While you can turnover a longer leader with a big fly, you'll find it easier with a shorter one - 12-14' is doable for most people, but good casters should be able to handle 18' with the right casting action. In windy weather I'd drop the leader length down to maybe 9-10' to help avoid tangles, though the thicker line should also help reduce these.

A self-made knotted tapered leader or a one-piece manufactured one will aid turnover.

What materials will I need to tie this fly pattern?

This is a fairly easy lure pattern to tie, even for the beginner. The pattern is usually tied on a size 8 or 10 short shank wide gape hook, like a Kamasan B175 or Fulling Mill Competition Heavyweight. You can use any beads you like on the head, from a standard brass or tungsten bead, to chain bead eyes or even lead dumbbells for extra weight.

The tail consists of a generous clump of marabou, usually in black or white, plus a few strands of flash in silver or gold. The body is the trickiest bit to get right. There's an underbody of sparkly gold or silver fritz, with a grizzy hackle feather over the top which is held in place with a wire rib. It takes a little practice to get right, but is fairly easy to master.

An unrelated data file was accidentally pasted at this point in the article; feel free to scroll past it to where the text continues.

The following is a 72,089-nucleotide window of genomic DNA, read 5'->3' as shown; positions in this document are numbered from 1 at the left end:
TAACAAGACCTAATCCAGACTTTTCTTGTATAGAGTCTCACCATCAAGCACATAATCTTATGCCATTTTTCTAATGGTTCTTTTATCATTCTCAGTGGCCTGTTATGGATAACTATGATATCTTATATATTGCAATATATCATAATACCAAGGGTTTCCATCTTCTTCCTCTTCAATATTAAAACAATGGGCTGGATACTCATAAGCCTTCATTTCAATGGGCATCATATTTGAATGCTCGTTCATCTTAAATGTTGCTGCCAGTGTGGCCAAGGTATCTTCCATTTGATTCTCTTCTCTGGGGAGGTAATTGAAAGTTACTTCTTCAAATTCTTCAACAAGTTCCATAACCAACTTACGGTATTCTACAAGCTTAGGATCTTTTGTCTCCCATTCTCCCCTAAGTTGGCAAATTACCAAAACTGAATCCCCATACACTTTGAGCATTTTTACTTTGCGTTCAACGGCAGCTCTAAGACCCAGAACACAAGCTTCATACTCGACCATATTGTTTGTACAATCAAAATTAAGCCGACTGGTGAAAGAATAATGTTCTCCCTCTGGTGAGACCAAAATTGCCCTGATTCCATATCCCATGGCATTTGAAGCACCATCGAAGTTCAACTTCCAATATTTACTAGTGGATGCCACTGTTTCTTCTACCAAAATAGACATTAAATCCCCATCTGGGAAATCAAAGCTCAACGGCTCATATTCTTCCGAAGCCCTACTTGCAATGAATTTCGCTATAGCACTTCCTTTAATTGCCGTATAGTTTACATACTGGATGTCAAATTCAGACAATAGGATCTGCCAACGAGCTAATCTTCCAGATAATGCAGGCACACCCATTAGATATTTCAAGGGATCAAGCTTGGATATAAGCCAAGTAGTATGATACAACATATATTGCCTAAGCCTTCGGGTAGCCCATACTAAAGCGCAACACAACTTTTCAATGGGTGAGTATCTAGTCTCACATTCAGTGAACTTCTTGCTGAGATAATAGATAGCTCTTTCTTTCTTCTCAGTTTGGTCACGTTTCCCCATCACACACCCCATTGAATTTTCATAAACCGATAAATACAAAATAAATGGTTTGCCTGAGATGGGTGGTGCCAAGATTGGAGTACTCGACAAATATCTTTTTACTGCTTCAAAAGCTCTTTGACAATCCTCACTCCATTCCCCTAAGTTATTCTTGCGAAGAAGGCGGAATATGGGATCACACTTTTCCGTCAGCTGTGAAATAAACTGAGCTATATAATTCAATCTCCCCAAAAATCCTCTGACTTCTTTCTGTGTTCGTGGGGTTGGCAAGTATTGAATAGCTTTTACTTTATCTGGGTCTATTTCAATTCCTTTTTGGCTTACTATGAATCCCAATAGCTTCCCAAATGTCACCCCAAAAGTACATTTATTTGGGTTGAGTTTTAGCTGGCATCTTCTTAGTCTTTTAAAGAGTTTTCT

This is a fairly easy pattern to tie.

What are the best Humungous fly patterns?

I'd recommend tying or buying a mixture of black and white flies, with either gold or silver flash. There's no reason why other colours wouldn't work, though, so feel free to be creative and come up with your own design. Here are three basic patterns to show you how it's done.

Humungus

HM Fly Fishing / YouTube.

Hook: Kamasan B175 size 8
Bead: 2.5mm brass bead
Tail: Black marabou feathers
Thread: Black thread
Rib: Fine silver wire
Underbody: Gold metallic dubbing
Body: Grizzly hackle

Humungus

FlyFishFood / YouTube.

Hook: Fulling Mill Heavyweight Champ size 10
Bead: 3.3mm tungsten bead in nickel
Tail: Black marabou feathers
Flash: Silver Flashabou 6901
Thread: Black thread
Rib: 7X tippet
Underbody: Silver tinsel chenille
Body: Whiting grizzly hackle

Mini humungus

AP Fly Tying / YouTube.

Hook: Fulling Mill Heavyweight Champ size 8
Bead: 3mm chain bead eyes
Tail: Black marabou feathers
Thread: Veevus 10/0 black thread
Rib: Fine gold wire
Underbody: Silver UV micro straggle fritz
Body: Grizzly hackle